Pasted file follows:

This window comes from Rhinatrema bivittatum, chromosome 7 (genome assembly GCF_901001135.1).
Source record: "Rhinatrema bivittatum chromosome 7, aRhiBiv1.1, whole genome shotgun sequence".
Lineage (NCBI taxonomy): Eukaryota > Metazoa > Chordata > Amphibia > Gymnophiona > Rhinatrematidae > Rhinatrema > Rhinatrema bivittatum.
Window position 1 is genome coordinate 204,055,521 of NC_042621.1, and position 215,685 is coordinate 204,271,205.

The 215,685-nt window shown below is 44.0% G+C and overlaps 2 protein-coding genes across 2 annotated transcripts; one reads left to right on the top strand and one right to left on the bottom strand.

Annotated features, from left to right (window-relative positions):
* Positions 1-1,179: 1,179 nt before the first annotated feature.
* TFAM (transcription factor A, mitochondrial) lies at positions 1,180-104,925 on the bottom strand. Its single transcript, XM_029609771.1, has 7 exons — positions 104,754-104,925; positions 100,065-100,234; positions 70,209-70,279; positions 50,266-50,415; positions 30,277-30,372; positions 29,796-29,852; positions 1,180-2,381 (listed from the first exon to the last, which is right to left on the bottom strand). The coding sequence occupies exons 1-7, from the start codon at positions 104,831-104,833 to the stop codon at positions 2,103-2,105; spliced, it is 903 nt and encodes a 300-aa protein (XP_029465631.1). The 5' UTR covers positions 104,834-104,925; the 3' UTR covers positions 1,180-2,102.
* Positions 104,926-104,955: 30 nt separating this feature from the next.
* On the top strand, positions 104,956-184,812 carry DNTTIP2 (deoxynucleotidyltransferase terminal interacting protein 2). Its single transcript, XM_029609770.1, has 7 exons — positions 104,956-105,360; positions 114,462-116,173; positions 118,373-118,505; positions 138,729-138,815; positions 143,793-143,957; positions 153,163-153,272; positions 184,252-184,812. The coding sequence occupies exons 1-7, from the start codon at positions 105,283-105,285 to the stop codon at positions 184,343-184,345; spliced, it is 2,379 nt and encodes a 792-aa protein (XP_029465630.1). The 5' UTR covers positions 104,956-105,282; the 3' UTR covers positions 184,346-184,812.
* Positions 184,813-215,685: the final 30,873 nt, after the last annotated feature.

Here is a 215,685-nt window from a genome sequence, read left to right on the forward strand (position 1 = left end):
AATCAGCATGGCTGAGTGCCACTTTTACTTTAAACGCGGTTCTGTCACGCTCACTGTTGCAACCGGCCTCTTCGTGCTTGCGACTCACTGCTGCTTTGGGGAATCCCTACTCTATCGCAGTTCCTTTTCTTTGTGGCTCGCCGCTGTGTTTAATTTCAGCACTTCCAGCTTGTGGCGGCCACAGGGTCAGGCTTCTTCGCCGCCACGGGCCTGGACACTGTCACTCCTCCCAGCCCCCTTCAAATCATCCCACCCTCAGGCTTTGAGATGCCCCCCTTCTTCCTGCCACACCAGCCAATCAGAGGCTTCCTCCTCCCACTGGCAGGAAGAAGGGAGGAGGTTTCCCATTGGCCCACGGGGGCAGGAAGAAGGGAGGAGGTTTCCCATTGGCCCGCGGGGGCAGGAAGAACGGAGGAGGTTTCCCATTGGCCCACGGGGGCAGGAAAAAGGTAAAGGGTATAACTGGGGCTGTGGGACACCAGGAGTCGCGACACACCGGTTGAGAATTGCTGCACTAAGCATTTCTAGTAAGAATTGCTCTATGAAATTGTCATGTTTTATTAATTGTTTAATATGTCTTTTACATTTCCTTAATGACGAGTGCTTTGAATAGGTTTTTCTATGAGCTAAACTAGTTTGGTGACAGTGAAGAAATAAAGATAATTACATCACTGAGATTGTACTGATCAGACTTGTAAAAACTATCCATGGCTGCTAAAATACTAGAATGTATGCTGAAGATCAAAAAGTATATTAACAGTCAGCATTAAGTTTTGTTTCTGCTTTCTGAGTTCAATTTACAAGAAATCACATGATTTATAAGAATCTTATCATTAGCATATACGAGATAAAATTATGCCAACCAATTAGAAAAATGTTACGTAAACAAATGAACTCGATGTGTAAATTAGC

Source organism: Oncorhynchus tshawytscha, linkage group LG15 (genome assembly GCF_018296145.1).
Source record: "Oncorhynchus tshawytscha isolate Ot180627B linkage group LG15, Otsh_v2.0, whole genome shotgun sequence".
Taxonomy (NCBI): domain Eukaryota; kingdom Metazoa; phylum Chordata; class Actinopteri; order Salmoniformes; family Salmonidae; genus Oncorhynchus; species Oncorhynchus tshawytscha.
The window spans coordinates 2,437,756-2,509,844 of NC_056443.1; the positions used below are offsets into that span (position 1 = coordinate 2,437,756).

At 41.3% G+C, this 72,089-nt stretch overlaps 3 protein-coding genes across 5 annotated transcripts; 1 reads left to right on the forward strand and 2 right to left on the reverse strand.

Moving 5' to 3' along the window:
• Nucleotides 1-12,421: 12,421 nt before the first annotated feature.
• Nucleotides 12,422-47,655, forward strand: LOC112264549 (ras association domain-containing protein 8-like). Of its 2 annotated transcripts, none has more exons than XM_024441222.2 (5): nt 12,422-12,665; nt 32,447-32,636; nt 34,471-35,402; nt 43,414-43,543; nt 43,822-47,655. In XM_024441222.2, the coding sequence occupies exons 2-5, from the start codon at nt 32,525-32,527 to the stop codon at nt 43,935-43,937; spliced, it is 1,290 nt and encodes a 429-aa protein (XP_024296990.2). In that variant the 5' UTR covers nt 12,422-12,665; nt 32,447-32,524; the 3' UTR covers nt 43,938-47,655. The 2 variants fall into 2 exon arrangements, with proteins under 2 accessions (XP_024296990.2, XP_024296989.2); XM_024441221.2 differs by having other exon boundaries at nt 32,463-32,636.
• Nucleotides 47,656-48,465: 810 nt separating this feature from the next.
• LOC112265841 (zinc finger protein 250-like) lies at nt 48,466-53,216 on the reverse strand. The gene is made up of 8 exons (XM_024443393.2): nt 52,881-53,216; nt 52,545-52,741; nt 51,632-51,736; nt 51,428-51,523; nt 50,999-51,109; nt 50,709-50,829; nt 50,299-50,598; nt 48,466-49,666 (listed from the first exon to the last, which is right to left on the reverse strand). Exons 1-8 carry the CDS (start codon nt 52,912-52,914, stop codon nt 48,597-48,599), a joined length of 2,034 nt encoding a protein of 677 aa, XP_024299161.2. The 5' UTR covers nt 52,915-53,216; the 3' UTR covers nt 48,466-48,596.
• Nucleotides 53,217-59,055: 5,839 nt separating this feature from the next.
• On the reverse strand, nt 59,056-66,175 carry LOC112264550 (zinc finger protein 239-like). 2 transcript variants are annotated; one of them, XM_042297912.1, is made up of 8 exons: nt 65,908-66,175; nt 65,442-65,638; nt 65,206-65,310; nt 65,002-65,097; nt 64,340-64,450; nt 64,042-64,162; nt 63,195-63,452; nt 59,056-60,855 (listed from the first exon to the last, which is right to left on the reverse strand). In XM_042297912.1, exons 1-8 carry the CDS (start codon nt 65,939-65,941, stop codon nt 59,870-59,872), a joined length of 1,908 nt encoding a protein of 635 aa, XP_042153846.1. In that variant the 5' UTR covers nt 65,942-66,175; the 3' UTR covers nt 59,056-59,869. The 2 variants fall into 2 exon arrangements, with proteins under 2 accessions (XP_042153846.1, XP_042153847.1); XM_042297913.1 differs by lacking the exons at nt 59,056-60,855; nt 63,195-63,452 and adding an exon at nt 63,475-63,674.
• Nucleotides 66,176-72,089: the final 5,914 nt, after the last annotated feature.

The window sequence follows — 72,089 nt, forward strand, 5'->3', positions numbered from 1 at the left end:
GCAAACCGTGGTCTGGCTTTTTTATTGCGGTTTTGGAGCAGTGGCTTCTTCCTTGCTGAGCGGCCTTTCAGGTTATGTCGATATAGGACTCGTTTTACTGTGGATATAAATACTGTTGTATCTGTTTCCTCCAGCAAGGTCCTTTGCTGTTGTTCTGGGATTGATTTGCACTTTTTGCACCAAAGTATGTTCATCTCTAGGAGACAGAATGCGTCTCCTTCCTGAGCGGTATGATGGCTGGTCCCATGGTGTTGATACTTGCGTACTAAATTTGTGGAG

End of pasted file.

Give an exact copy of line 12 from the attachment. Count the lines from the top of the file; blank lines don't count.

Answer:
Here is a 215,685-nt window from a genome sequence, read left to right on the forward strand (position 1 = left end):